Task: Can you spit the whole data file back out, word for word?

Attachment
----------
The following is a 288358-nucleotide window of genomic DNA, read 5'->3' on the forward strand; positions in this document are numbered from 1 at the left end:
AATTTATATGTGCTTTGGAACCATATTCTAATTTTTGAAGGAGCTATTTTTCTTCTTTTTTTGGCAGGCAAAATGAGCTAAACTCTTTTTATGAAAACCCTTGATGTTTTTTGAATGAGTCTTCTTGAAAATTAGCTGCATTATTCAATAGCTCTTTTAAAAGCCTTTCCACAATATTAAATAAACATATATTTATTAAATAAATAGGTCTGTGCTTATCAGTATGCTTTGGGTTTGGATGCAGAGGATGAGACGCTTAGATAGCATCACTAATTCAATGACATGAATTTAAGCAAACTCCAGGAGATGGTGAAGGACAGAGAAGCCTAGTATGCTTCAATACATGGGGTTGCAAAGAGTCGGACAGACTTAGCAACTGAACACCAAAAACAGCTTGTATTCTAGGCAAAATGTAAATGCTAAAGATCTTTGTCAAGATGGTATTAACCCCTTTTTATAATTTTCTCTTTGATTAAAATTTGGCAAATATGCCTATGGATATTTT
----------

The following is a 288358-nucleotide window of genomic DNA, read 5'->3' on the forward strand; positions in this document are numbered from 1 at the left end:
AATTTATATGTGCTTTGGAACCATATTCTAATTTTTGAAGGAGCTATTTTTCTTCTTTTTTTGGCAGGCAAAATGAGCTAAACTCTTTTTATGAAAACCCTTGATGTTTTTTGAATGAGTCTTCTTGAAAATTAGCTGCATTATTCAATAGCTCTTTTAAAAGCCTTTCCACAATATTAAATAAACATATATTTATTAAATAAATAGGTCTGTGCTTATCAGTATGCTTTGGGTTTGGATGCAGAGGATGAGACGCTTAGATAGCATCACTAATTCAATGACATGAATTTAAGCAAACTCCAGGAGATGGTGAAGGACAGAGAAGCCTAGTATGCTTCAATACATGGGGTTGCAAAGAGTCGGACAGACTTAGCAACTGAACACCAAAAACAGCTTGTATTCTAGGCAAAATGTAAATGCTAAAGATCTTTGTCAAGATGGTATTAACCCCTTTTTATAATTTTCTCTTTGATTAAAATTTGGCAAATATGCCTATGGATATTTT